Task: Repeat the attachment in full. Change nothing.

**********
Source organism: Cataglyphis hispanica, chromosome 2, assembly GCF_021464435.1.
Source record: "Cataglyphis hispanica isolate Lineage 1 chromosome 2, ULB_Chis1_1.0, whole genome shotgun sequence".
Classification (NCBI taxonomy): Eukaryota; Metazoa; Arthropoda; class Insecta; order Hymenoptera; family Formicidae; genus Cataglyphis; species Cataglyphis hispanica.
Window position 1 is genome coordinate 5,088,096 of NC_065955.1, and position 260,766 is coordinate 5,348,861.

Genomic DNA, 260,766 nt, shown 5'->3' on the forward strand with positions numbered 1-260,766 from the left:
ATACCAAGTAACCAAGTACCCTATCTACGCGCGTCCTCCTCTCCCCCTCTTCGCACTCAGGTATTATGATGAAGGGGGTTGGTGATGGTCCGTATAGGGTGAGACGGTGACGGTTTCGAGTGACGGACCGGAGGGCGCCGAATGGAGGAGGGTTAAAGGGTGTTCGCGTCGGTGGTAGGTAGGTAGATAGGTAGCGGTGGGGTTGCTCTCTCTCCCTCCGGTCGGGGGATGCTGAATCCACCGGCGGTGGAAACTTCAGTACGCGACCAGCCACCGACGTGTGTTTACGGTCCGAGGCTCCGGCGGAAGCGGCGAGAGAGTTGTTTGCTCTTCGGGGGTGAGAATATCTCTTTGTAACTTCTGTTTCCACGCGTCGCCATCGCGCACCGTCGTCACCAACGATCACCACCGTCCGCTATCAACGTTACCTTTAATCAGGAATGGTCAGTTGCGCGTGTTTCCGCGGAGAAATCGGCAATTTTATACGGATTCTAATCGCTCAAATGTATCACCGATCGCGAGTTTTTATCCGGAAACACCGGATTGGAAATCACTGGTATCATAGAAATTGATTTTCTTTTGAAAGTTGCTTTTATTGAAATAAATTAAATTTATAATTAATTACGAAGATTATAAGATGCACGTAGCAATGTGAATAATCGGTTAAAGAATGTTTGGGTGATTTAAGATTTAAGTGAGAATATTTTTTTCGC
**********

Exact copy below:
Source organism: Cataglyphis hispanica, chromosome 2, assembly GCF_021464435.1.
Source record: "Cataglyphis hispanica isolate Lineage 1 chromosome 2, ULB_Chis1_1.0, whole genome shotgun sequence".
Classification (NCBI taxonomy): Eukaryota; Metazoa; Arthropoda; class Insecta; order Hymenoptera; family Formicidae; genus Cataglyphis; species Cataglyphis hispanica.
Window position 1 is genome coordinate 5,088,096 of NC_065955.1, and position 260,766 is coordinate 5,348,861.

Genomic DNA, 260,766 nt, shown 5'->3' on the forward strand with positions numbered 1-260,766 from the left:
ATACCAAGTAACCAAGTACCCTATCTACGCGCGTCCTCCTCTCCCCCTCTTCGCACTCAGGTATTATGATGAAGGGGGTTGGTGATGGTCCGTATAGGGTGAGACGGTGACGGTTTCGAGTGACGGACCGGAGGGCGCCGAATGGAGGAGGGTTAAAGGGTGTTCGCGTCGGTGGTAGGTAGGTAGATAGGTAGCGGTGGGGTTGCTCTCTCTCCCTCCGGTCGGGGGATGCTGAATCCACCGGCGGTGGAAACTTCAGTACGCGACCAGCCACCGACGTGTGTTTACGGTCCGAGGCTCCGGCGGAAGCGGCGAGAGAGTTGTTTGCTCTTCGGGGGTGAGAATATCTCTTTGTAACTTCTGTTTCCACGCGTCGCCATCGCGCACCGTCGTCACCAACGATCACCACCGTCCGCTATCAACGTTACCTTTAATCAGGAATGGTCAGTTGCGCGTGTTTCCGCGGAGAAATCGGCAATTTTATACGGATTCTAATCGCTCAAATGTATCACCGATCGCGAGTTTTTATCCGGAAACACCGGATTGGAAATCACTGGTATCATAGAAATTGATTTTCTTTTGAAAGTTGCTTTTATTGAAATAAATTAAATTTATAATTAATTACGAAGATTATAAGATGCACGTAGCAATGTGAATAATCGGTTAAAGAATGTTTGGGTGATTTAAGATTTAAGTGAGAATATTTTTTTCGC